All About the Word 'All'

29 March, 2019

Today's Ask a Teacher is all about the word "all," thanks to a question from our reader Ibrahim O.

He asks:

Question: What is the proper use of is and are? If I say, "All is empty" or "All are empty," which one is correct?


Hello, Ibrahim!

It sounds like you want to know whether "all" goes with the singular or plural form of the verb be. I can help.

You are asking about the use of "all" as a pronoun – a word that replaces a noun. "All" is used in a few different ways.

Ask a Teacher
Ask a Teacher

The Cambridge Dictionary says the pronoun "all" can mean "every one (of), or the complete amount or number (of), or the whole (of)." It can also mean "the only thing."

Let's look at examples of each meaning.

Every one of

Let's say you are talking about a local football team.

Have you seen the Lions football players this season? All are in top form.

You're talking about every member of the team in this sentence, so you should use the plural form of be, "are."

The whole amount

Next, imagine your friend calls you and asks about your new job.

All is well at work these days.

This sentence means that everything at work is going well. You use the singular form of be, "is."

The only thing

Finally, let's look at how "all" can mean "the only thing," as in these examples:

All I know is that the train is late. I don't know why.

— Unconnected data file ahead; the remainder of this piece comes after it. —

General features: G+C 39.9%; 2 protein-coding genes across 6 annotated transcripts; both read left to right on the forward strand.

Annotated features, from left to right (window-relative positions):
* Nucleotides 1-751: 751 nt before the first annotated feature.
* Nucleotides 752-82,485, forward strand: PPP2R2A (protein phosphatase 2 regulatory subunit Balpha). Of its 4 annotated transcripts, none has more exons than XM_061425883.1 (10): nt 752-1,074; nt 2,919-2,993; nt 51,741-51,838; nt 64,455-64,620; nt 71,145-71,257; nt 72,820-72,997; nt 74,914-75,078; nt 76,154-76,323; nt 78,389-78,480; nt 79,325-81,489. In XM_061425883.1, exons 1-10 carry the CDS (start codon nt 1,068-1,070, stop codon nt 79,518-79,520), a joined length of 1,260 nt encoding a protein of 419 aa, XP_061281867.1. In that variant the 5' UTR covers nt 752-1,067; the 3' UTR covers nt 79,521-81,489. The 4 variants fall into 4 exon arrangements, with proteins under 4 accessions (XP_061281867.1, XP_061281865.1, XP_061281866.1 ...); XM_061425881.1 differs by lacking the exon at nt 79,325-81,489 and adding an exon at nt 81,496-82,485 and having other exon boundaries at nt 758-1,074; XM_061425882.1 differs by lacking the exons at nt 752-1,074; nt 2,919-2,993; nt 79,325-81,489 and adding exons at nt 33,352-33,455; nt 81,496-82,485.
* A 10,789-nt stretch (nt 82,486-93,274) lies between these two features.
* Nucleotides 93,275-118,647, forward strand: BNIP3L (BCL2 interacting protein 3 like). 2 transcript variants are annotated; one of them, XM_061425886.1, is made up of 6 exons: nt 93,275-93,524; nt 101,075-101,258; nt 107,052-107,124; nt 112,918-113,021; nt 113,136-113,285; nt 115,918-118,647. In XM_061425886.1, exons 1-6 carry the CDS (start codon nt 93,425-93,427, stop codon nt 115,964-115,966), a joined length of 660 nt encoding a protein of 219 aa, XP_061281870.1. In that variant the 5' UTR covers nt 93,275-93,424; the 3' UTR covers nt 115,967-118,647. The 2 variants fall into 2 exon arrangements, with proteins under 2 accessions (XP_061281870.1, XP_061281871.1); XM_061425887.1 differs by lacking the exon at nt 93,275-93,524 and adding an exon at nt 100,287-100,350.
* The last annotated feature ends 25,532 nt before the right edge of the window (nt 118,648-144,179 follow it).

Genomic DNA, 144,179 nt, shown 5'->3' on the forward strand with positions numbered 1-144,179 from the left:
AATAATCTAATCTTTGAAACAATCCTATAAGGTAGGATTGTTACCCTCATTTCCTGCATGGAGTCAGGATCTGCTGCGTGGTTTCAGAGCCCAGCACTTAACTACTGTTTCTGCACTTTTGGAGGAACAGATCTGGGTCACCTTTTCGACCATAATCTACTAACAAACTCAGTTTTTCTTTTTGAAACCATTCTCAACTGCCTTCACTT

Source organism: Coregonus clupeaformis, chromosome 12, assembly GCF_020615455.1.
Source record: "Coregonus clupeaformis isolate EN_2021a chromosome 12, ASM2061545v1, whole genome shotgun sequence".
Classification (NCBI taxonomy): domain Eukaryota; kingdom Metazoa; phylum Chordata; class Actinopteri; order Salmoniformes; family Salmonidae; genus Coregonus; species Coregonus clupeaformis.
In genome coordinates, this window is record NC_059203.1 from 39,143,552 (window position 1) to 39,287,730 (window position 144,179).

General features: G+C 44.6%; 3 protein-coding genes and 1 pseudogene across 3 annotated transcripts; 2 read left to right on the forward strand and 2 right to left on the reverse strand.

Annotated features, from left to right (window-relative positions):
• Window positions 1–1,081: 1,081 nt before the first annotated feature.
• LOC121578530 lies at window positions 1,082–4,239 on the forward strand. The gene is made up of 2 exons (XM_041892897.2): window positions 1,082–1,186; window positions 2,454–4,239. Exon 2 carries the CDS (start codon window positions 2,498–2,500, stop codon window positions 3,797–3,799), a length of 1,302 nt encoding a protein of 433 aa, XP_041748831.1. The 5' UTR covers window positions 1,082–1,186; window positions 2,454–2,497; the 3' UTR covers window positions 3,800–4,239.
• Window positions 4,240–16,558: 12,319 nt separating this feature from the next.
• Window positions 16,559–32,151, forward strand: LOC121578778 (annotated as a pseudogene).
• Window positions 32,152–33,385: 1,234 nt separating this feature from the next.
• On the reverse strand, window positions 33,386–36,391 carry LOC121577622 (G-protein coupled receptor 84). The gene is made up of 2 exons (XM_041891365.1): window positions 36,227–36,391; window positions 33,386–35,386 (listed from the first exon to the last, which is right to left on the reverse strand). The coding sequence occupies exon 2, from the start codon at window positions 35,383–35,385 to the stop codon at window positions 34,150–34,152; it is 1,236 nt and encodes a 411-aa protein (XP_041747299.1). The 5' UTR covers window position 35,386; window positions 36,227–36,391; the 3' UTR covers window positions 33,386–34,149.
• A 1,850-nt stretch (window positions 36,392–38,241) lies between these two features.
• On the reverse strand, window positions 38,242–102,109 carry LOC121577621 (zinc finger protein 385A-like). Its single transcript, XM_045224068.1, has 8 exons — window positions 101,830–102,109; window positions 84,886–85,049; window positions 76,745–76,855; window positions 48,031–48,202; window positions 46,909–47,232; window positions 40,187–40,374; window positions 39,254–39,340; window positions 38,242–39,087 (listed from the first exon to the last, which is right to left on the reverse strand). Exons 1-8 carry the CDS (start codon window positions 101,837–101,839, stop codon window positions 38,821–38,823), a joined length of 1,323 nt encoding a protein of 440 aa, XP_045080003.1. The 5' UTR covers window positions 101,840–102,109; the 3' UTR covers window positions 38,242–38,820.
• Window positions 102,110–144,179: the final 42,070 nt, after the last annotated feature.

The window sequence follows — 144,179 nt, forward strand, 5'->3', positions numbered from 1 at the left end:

All I want is to be alone.

Notice that, in these examples, the be verb is in the singular form, "is."

Look at the context

Our reader Ibrahim asked about these two sentences: "All is empty" and "All are empty."

The simple answer is this: "All are empty" can be correct, depending on the context. "All is empty" is not incorrect, but it is not very common. You might read it in literature or poetry.

Let's say I see you with a container of plastic water bottles. I might ask, "Can I have a bottle of water?" But the bottles are empty. You could answer,

All the bottles are empty.

In this example, you are thinking about every single bottle in the container.

In a story, you might read,

The town is quiet. No cars or people are on the street. All is empty.

In the above sentence, the writer is thinking of the town as a whole.

Here's a rule to remember:

If all refers to everything as one whole, then use "is."

If all refers to every person or thing in a group, then use "are."

I hope this helps you to use "all!"

And that's Ask a Teacher!

I'm Jill Robbins.

Dr. Jill Robbins and Alice Walker wrote this story for Learning English. Ashley Thompson was the editor.


Words in This Story

proper - adj. (grammar) exactly correct

singular - adj. (grammar) showing or indicating no more than one person or thing

plural - adj. (grammar) showing or indicating more than one person or thing

noun - n. a word that is the name of something (such as a person, animal, place, thing, quality, idea, or action) and is typically used in a sentence as subject or object of a verb or as object of a preposition

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Extra grammatical information:

All is an indefinite pronoun. An indefinite pronoun refers to a non-specific being, object or place. The indefinite pronouns in English include all, any, both, each, every, few, many, neither, nobody and none. Some use the singular form of a verb. Others use the plural form. And others use both, depending on the noun they refer to.